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Self Care Activities

What is Self-Care?

College can be really exciting, but it can also at times be stressful. Practicing self-care can help you manage the ups and downs of college life. Self-care refers to activities and practices that can help you to reduce your stress and enhance your overall well-being: essentially, proactively taking care of yourself. Self-care is essential in order to be successful inside and outside of the classroom.

Self-care is more than an occasional treat, but a way of living each day that incorporates practices and behaviors that help you feel refreshed, re-energized and rested. Self-care helps you deal with the daily stresses in your life—from academic pressures, to interpersonal relationships, to future plans and more. Everyone deals with stress differently, and everyone's preference for practicing self-care is different as well.

Why is Self-Care Important?

There are many reasons that self-care is important. Research shows that self-care helps to keep you healthy, helps you recharge and helps to improve your overall well-being.

How Do I Make Time for Self-Care?

When it feels like your to do list is a mile long, it's easy to feel like you don't have time to practice self-care. Oftentimes we view self-care activities as not being productive, but it's important to shift this way of thinking by broadening what we view as productive. Studies show that if we prioritize taking care of our mind and body, it will actually help us be more productive academically and professionally in the long run.

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How Can I Practice Self-Care?

There are lots of ways to practice self-care. What works for you may not work for someone else. The important thing is to make self-care a priority in your schedule. This could mean blocking off time to work out or spending some time unplugged from technology once in a while. Here are some ideas for self-care:


Sleep: Sleep is an important part of overall health and is closely linked to academic success. Information on how to get optimal sleep


Napping: Napping throughout the day can improve energy levels. Check out UT's Nap Map to identify places on campus that are great for taking naps.


Exercise: Research shows that exercise can relieve stress, improve your mood and help you sleep better. More information about exercise.


Do something you love: Carve out time for your passions and hobbies, whether that's hiking, crafting, dancing, reading for fun, etc. Hobbies can provide you an outlet for managing stress and can increase happiness levels.


Hang out with friends and family: Research shows that spending time with loved ones is the number one determinant of happiness. Take time to connect with a friend or a family member.

self compassion

Practice self-compassion: Self-compassion is treating yourself like you would treat your best friend. Talk to yourself the way you would talk to someone you care about; replace self-critical thoughts with compassionate thoughts. Learn more about how to be kind to yourself.


Practice mindfulness: Being in the present moment can help to reduce stress. Practice mindfulness by noticing your five senses; what do you see, hear, taste, feel and smell right now? Learn more about mindfulness by visiting the mindful UT web page. Mindful UT is a resource for mindfulness-related opportunities and programs.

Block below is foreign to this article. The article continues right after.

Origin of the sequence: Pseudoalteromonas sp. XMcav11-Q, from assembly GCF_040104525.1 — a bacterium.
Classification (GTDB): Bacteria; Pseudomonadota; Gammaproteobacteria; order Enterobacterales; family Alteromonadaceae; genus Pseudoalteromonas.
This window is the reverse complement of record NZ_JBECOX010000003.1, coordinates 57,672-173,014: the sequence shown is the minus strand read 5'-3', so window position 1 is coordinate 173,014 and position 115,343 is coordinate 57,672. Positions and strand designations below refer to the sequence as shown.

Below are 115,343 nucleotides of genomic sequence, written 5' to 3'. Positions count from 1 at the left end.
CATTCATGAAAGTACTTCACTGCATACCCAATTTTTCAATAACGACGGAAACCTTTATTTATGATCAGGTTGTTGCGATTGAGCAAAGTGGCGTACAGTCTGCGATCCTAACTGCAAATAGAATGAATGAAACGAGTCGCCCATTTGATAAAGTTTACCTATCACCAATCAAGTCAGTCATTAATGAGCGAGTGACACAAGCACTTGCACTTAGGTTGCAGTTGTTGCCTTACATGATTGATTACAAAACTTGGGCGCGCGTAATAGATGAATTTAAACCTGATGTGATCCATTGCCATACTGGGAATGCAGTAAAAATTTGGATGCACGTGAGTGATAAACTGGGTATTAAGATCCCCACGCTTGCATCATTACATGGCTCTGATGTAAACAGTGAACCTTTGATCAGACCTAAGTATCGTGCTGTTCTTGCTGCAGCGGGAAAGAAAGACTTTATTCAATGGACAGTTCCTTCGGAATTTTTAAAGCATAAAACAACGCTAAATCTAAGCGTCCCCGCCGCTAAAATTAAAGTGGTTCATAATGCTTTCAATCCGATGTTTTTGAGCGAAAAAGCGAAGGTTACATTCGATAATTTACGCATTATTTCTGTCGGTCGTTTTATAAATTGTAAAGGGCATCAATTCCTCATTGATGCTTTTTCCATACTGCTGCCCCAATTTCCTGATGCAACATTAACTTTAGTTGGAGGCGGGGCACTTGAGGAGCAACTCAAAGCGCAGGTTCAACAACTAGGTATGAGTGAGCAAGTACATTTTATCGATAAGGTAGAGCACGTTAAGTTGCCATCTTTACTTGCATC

practice graditute

Practice gratitude: One simple way to practice gratitude is by writing down 3 things you're grateful for every day. Remembering to find things, experiences and people in your life that you're grateful for can have powerful effects on your mood. Download our gratitude journal here to start a gratitude practice.

unplug from technology

Unplug from technology: Sometimes the best way to recharge is to take a break from technology. Research shows that downtime replenishes the brain's stores of attention and motivation, encourages productivity and creativity, and is essential to both achieve our highest levels of performance and simply form stable memories in everyday life.

practice deep breathing

Practice deep breathing: Take five minutes to practice deep breathing. In just those few minutes you can lower your blood pressure and heart rate, thus lowering the physical effects of stress. guided breathing exercise. Try a guided breathing exercise.

practice journaling

Journaling: Journaling can have a lot of benefits. Writing can help you process your feelings, ignite creativity centers in the brain, and help you be in the present moment. Take a few minutes each day to journal. For more information about writing as a method of self-care.

practice meditation

Practice meditation: Taking a few minutes to clear your mind of various stressors can be a great way to practice self-care. Research shows that meditation can improve your focus, immunity, and overall mental well-being. See this seated meditation practice.

practice yoga

Practice yoga: Yoga has pronounced effects on your emotional well-being and can help lower anxiety and stress. UT Rec Sports also offers yoga classes for students.

spend time in nature

Spend time in nature: Research shows that spending time in nature can have remarkable benefits to human health. Visit mindful UT’s Nature Rx map to find nature spots on campus. Students can rent tents and other gear from UT RecSports. RecSports also offers several outdoor adventure trips for students.

Here are some tips to help prioritize self-care:


To explore practices for mindfulness, please stop by one of our MindBody Labs. We have several campus locations.

Considering exploring one of the groups or classes offered by CMHC to practice some of these skills with your fellow peers. Additionally, download the Thrive at UT app to gain some skills to enhance your well-being.

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